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Int J Environ Res Public Health ; 17(19)2020 09 30.
Article in English | MEDLINE | ID: covidwho-1006198


Human consumption and activity are damaging the global ecosystem and the resources on which we rely for health, well-being and survival. The COVID-19 crisis is yet another manifestation of the urgent need to transition to more sustainable societies, further exposing the weaknesses in health systems and the injustice in our societies. It also underlines that many of the factors leading to environmental degradation, ill health and social and health inequities are interlinked. The current situation provides an unprecedented opportunity to invest in initiatives that address these common factors and encourage people to live more healthily and sustainably. Such initiatives can generate the positive feedback loops needed to change the systems and structures that shape our lives. INHERIT (January 2016-December 2019), an ambitious, multisectoral and transnational research project that involved 18 organisations across Europe, funded by the European Commission, explored such solutions. It identified, defined and analysed promising inter-sectoral policies, practices and approaches to simultaneously promote environmental sustainability, protect and promote health and contribute to health equity (the INHERIT "triple-win") and that can encourage and enable people to live, move and consume more healthfully and sustainably. It also explored the facilitators and barriers to working across sectors and in public private cooperation. The insights were brought together in guidelines setting out how policy makers can help instigate and support local "triple-win" initiatives that influence behaviours as an approach to contributing to the change that is so urgently needed to stem environmental degradation and the interlinked threats to health and wellbeing. This article sets out this guidance, providing timely insights on how to "build back better" in the post pandemic era.

Conservation of Natural Resources , Life Style , Sustainable Development , COVID-19 , Coronavirus Infections , Europe , Humans , Pandemics , Pneumonia, Viral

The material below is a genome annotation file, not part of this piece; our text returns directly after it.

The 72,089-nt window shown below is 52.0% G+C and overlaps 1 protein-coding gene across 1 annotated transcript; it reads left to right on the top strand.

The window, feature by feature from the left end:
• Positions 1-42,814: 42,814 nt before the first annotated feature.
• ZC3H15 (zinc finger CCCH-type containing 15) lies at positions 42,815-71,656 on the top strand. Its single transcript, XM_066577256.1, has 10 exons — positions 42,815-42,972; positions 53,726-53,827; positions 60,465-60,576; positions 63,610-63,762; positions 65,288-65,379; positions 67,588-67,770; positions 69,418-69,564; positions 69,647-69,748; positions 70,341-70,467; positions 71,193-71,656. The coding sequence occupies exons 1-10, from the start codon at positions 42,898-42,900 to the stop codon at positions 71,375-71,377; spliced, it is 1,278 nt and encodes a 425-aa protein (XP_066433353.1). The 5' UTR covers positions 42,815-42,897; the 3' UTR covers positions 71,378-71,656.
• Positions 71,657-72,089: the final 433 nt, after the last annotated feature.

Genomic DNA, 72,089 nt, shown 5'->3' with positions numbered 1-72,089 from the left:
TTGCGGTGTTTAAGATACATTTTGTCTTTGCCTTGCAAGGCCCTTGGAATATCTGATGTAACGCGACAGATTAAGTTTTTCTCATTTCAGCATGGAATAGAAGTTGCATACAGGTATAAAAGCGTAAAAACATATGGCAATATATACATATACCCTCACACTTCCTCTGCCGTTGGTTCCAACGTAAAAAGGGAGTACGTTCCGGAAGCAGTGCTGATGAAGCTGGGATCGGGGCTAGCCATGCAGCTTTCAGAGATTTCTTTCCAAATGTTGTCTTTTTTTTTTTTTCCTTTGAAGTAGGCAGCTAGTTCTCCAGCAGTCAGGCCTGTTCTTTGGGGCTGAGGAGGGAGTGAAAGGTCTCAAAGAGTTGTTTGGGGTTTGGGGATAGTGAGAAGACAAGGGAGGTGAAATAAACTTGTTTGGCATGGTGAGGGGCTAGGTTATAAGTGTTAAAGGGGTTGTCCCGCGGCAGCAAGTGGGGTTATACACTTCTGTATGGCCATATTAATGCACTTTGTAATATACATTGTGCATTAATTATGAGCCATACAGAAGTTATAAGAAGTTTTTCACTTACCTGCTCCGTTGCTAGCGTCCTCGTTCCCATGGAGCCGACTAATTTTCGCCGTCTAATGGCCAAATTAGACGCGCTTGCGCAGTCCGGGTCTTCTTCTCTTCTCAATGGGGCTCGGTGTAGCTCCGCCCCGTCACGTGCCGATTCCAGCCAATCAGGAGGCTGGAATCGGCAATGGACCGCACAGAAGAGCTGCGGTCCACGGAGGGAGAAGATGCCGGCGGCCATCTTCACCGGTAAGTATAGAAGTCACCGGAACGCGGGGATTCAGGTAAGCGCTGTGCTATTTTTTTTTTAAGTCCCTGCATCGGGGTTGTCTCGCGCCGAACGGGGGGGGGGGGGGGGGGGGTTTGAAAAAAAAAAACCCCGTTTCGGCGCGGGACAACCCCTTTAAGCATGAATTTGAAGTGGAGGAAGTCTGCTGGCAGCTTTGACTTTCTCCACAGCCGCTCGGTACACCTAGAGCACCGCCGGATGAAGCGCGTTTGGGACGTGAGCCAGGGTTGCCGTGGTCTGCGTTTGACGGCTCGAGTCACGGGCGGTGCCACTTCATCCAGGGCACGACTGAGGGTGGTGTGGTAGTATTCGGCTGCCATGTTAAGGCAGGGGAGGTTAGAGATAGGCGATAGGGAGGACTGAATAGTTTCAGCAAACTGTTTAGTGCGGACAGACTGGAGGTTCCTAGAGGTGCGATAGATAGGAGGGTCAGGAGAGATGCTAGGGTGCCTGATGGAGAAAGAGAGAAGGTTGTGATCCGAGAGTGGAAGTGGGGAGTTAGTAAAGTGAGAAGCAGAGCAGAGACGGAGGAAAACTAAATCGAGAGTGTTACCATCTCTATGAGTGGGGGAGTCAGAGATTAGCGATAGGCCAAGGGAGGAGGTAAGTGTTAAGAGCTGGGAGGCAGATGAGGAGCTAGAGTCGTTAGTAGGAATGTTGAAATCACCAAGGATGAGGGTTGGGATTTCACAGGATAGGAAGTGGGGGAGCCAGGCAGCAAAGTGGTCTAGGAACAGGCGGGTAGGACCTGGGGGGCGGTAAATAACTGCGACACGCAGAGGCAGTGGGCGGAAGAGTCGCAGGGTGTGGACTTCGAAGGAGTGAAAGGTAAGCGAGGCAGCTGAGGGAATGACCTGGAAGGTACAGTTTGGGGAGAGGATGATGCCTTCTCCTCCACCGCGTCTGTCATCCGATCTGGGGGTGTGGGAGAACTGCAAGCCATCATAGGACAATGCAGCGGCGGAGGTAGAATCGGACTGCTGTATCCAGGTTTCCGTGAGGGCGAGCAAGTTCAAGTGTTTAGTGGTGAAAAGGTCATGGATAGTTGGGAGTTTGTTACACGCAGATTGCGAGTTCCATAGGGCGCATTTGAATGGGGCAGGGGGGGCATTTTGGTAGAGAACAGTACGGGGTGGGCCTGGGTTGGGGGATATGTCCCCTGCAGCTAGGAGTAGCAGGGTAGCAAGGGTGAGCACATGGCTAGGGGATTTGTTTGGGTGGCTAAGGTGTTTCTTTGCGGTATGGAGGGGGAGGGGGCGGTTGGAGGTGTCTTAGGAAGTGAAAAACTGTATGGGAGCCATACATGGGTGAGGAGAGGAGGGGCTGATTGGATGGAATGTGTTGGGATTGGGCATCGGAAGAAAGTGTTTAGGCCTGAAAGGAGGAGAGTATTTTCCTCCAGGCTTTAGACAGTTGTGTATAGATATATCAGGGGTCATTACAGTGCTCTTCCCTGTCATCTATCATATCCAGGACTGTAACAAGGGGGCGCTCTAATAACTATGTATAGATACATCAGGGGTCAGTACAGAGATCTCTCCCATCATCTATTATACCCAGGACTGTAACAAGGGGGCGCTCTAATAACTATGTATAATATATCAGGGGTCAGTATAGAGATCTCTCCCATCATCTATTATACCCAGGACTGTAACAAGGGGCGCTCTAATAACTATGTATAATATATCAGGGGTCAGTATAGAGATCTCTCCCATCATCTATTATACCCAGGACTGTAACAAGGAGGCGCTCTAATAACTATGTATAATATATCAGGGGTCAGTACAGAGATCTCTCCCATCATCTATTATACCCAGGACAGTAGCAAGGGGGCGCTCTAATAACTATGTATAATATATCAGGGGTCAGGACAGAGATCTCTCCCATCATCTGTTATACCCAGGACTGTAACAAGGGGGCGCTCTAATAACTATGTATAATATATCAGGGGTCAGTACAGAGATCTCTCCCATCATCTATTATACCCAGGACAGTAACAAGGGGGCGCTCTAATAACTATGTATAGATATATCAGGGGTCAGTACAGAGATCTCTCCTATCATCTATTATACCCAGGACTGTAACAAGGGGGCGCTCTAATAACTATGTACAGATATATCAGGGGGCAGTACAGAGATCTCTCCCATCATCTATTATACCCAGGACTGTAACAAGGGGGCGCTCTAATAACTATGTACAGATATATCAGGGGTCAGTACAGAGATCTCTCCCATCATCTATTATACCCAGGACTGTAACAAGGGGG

Environ Int ; 146: 106272, 2021 01.
Article in English | MEDLINE | ID: covidwho-943095


The outbreak of COVID-19 raised numerous questions on the interactions between the occurrence of new infections, the environment, climate and health. The European Union requested the H2020 HERA project which aims at setting priorities in research on environment, climate and health, to identify relevant research needs regarding Covid-19. The emergence and spread of SARS-CoV-2 appears to be related to urbanization, habitat destruction, live animal trade, intensive livestock farming and global travel. The contribution of climate and air pollution requires additional studies. Importantly, the severity of COVID-19 depends on the interactions between the viral infection, ageing and chronic diseases such as metabolic, respiratory and cardiovascular diseases and obesity which are themselves influenced by environmental stressors. The mechanisms of these interactions deserve additional scrutiny. Both the pandemic and the social response to the disease have elicited an array of behavioural and societal changes that may remain long after the pandemic and that may have long term health effects including on mental health. Recovery plans are currently being discussed or implemented and the environmental and health impacts of those plans are not clearly foreseen. Clearly, COVID-19 will have a long-lasting impact on the environmental health field and will open new research perspectives and policy needs.

Air Pollution , COVID-19 , Animals , Climate , Humans , Pandemics , SARS-CoV-2